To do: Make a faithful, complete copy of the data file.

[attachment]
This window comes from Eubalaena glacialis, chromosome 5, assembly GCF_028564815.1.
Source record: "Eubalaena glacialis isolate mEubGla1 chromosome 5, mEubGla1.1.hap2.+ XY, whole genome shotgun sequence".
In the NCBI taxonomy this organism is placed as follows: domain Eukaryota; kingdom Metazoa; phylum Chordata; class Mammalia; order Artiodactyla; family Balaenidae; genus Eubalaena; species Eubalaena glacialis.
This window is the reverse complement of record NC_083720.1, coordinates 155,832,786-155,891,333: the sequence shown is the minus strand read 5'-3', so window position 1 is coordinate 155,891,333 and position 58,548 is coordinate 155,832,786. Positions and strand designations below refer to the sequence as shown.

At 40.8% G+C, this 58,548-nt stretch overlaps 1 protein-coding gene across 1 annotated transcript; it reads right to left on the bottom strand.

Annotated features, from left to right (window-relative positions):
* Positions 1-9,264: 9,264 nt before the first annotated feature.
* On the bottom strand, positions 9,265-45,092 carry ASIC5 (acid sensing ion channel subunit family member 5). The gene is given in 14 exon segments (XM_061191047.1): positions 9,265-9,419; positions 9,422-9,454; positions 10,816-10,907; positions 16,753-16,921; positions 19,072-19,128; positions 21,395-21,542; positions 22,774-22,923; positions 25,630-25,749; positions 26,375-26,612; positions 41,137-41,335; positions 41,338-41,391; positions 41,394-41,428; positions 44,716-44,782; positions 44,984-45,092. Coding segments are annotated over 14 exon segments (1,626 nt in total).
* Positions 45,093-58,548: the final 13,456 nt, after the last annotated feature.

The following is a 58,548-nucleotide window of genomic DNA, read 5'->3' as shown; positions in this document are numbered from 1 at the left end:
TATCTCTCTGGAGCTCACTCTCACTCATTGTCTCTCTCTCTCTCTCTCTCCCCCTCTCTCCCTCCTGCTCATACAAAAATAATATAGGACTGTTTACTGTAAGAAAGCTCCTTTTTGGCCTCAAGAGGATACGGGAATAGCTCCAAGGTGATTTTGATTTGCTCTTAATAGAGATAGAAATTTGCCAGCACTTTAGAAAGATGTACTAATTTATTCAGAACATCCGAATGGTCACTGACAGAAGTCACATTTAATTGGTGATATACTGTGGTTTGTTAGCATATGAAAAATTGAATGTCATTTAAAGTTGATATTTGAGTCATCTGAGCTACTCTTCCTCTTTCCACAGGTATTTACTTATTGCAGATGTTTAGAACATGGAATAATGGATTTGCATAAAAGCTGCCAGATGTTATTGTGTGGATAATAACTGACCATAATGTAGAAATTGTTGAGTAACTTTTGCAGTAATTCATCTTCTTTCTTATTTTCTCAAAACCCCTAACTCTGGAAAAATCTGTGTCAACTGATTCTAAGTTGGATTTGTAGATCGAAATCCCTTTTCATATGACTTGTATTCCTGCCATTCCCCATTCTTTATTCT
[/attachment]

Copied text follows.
This window comes from Eubalaena glacialis, chromosome 5, assembly GCF_028564815.1.
Source record: "Eubalaena glacialis isolate mEubGla1 chromosome 5, mEubGla1.1.hap2.+ XY, whole genome shotgun sequence".
In the NCBI taxonomy this organism is placed as follows: domain Eukaryota; kingdom Metazoa; phylum Chordata; class Mammalia; order Artiodactyla; family Balaenidae; genus Eubalaena; species Eubalaena glacialis.
This window is the reverse complement of record NC_083720.1, coordinates 155,832,786-155,891,333: the sequence shown is the minus strand read 5'-3', so window position 1 is coordinate 155,891,333 and position 58,548 is coordinate 155,832,786. Positions and strand designations below refer to the sequence as shown.

At 40.8% G+C, this 58,548-nt stretch overlaps 1 protein-coding gene across 1 annotated transcript; it reads right to left on the bottom strand.

Annotated features, from left to right (window-relative positions):
* Positions 1-9,264: 9,264 nt before the first annotated feature.
* On the bottom strand, positions 9,265-45,092 carry ASIC5 (acid sensing ion channel subunit family member 5). The gene is given in 14 exon segments (XM_061191047.1): positions 9,265-9,419; positions 9,422-9,454; positions 10,816-10,907; positions 16,753-16,921; positions 19,072-19,128; positions 21,395-21,542; positions 22,774-22,923; positions 25,630-25,749; positions 26,375-26,612; positions 41,137-41,335; positions 41,338-41,391; positions 41,394-41,428; positions 44,716-44,782; positions 44,984-45,092. Coding segments are annotated over 14 exon segments (1,626 nt in total).
* Positions 45,093-58,548: the final 13,456 nt, after the last annotated feature.

The following is a 58,548-nucleotide window of genomic DNA, read 5'->3' as shown; positions in this document are numbered from 1 at the left end:
TATCTCTCTGGAGCTCACTCTCACTCATTGTCTCTCTCTCTCTCTCTCTCCCCCTCTCTCCCTCCTGCTCATACAAAAATAATATAGGACTGTTTACTGTAAGAAAGCTCCTTTTTGGCCTCAAGAGGATACGGGAATAGCTCCAAGGTGATTTTGATTTGCTCTTAATAGAGATAGAAATTTGCCAGCACTTTAGAAAGATGTACTAATTTATTCAGAACATCCGAATGGTCACTGACAGAAGTCACATTTAATTGGTGATATACTGTGGTTTGTTAGCATATGAAAAATTGAATGTCATTTAAAGTTGATATTTGAGTCATCTGAGCTACTCTTCCTCTTTCCACAGGTATTTACTTATTGCAGATGTTTAGAACATGGAATAATGGATTTGCATAAAAGCTGCCAGATGTTATTGTGTGGATAATAACTGACCATAATGTAGAAATTGTTGAGTAACTTTTGCAGTAATTCATCTTCTTTCTTATTTTCTCAAAACCCCTAACTCTGGAAAAATCTGTGTCAACTGATTCTAAGTTGGATTTGTAGATCGAAATCCCTTTTCATATGACTTGTATTCCTGCCATTCCCCATTCTTTATTCT